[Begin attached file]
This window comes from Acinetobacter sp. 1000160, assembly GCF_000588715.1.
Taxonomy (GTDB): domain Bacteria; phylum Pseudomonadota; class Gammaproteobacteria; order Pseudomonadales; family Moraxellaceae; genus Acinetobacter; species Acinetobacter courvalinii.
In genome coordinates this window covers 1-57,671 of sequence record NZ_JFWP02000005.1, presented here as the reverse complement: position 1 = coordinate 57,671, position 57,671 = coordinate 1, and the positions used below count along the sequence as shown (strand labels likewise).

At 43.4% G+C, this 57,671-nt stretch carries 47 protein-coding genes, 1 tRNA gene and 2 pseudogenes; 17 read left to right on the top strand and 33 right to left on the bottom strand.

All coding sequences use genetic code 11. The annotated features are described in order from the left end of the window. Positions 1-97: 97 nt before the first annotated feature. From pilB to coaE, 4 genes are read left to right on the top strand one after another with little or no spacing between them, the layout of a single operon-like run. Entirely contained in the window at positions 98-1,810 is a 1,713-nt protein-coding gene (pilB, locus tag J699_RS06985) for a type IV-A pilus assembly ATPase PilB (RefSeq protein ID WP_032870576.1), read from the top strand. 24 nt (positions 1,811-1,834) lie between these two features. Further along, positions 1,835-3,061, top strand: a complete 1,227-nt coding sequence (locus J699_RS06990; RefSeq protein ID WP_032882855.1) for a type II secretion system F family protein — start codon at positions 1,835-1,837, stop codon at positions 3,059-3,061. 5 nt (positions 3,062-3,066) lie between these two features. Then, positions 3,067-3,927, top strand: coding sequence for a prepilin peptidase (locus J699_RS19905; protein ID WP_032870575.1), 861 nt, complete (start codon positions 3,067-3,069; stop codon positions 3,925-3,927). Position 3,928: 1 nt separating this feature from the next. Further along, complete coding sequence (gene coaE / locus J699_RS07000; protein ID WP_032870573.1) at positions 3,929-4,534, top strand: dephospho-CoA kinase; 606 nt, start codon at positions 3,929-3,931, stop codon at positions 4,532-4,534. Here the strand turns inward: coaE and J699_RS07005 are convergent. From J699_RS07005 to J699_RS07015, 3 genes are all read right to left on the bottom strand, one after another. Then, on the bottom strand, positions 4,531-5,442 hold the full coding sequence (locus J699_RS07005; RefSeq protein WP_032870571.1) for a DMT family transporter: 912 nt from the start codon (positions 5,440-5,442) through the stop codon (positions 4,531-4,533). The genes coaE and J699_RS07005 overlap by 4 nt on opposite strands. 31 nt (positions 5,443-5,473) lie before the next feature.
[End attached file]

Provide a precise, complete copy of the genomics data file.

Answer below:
This window comes from Acinetobacter sp. 1000160, assembly GCF_000588715.1.
Taxonomy (GTDB): domain Bacteria; phylum Pseudomonadota; class Gammaproteobacteria; order Pseudomonadales; family Moraxellaceae; genus Acinetobacter; species Acinetobacter courvalinii.
In genome coordinates this window covers 1-57,671 of sequence record NZ_JFWP02000005.1, presented here as the reverse complement: position 1 = coordinate 57,671, position 57,671 = coordinate 1, and the positions used below count along the sequence as shown (strand labels likewise).

At 43.4% G+C, this 57,671-nt stretch carries 47 protein-coding genes, 1 tRNA gene and 2 pseudogenes; 17 read left to right on the top strand and 33 right to left on the bottom strand.

All coding sequences use genetic code 11. The annotated features are described in order from the left end of the window. Positions 1-97: 97 nt before the first annotated feature. From pilB to coaE, 4 genes are read left to right on the top strand one after another with little or no spacing between them, the layout of a single operon-like run. Entirely contained in the window at positions 98-1,810 is a 1,713-nt protein-coding gene (pilB, locus tag J699_RS06985) for a type IV-A pilus assembly ATPase PilB (RefSeq protein ID WP_032870576.1), read from the top strand. 24 nt (positions 1,811-1,834) lie between these two features. Further along, positions 1,835-3,061, top strand: a complete 1,227-nt coding sequence (locus J699_RS06990; RefSeq protein ID WP_032882855.1) for a type II secretion system F family protein — start codon at positions 1,835-1,837, stop codon at positions 3,059-3,061. 5 nt (positions 3,062-3,066) lie between these two features. Then, positions 3,067-3,927, top strand: coding sequence for a prepilin peptidase (locus J699_RS19905; protein ID WP_032870575.1), 861 nt, complete (start codon positions 3,067-3,069; stop codon positions 3,925-3,927). Position 3,928: 1 nt separating this feature from the next. Further along, complete coding sequence (gene coaE / locus J699_RS07000; protein ID WP_032870573.1) at positions 3,929-4,534, top strand: dephospho-CoA kinase; 606 nt, start codon at positions 3,929-3,931, stop codon at positions 4,532-4,534. Here the strand turns inward: coaE and J699_RS07005 are convergent. From J699_RS07005 to J699_RS07015, 3 genes are all read right to left on the bottom strand, one after another. Then, on the bottom strand, positions 4,531-5,442 hold the full coding sequence (locus J699_RS07005; RefSeq protein WP_032870571.1) for a DMT family transporter: 912 nt from the start codon (positions 5,440-5,442) through the stop codon (positions 4,531-4,533). The genes coaE and J699_RS07005 overlap by 4 nt on opposite strands. 31 nt (positions 5,443-5,473) lie before the next feature.